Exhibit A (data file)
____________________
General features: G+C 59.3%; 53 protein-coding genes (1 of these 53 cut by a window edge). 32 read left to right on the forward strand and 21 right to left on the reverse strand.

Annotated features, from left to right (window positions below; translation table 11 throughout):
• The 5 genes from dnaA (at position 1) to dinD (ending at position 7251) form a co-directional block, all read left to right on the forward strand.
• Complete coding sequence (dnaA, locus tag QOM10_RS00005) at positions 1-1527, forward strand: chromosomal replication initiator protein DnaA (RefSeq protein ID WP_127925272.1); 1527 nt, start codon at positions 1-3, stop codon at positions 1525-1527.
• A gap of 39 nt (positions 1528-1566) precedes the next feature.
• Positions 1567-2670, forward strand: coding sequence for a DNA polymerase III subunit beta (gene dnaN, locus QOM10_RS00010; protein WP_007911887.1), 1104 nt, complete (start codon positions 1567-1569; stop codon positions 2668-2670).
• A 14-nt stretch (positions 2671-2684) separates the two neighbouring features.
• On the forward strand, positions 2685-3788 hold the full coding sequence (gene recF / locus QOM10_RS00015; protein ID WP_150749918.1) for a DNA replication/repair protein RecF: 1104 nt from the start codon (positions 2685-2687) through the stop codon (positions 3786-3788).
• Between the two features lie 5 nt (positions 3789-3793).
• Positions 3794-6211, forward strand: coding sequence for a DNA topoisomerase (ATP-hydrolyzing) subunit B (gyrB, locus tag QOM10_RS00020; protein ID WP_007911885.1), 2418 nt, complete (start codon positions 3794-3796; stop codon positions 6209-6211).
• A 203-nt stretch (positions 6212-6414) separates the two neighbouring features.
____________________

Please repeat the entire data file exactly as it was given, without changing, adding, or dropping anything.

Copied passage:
General features: G+C 59.3%; 53 protein-coding genes (1 of these 53 cut by a window edge). 32 read left to right on the forward strand and 21 right to left on the reverse strand.

Annotated features, from left to right (window positions below; translation table 11 throughout):
• The 5 genes from dnaA (at position 1) to dinD (ending at position 7251) form a co-directional block, all read left to right on the forward strand.
• Complete coding sequence (dnaA, locus tag QOM10_RS00005) at positions 1-1527, forward strand: chromosomal replication initiator protein DnaA (RefSeq protein ID WP_127925272.1); 1527 nt, start codon at positions 1-3, stop codon at positions 1525-1527.
• A gap of 39 nt (positions 1528-1566) precedes the next feature.
• Positions 1567-2670, forward strand: coding sequence for a DNA polymerase III subunit beta (gene dnaN, locus QOM10_RS00010; protein WP_007911887.1), 1104 nt, complete (start codon positions 1567-1569; stop codon positions 2668-2670).
• A 14-nt stretch (positions 2671-2684) separates the two neighbouring features.
• On the forward strand, positions 2685-3788 hold the full coding sequence (gene recF / locus QOM10_RS00015; protein ID WP_150749918.1) for a DNA replication/repair protein RecF: 1104 nt from the start codon (positions 2685-2687) through the stop codon (positions 3786-3788).
• Between the two features lie 5 nt (positions 3789-3793).
• Positions 3794-6211, forward strand: coding sequence for a DNA topoisomerase (ATP-hydrolyzing) subunit B (gyrB, locus tag QOM10_RS00020; protein ID WP_007911885.1), 2418 nt, complete (start codon positions 3794-3796; stop codon positions 6209-6211).
• A 203-nt stretch (positions 6212-6414) separates the two neighbouring features.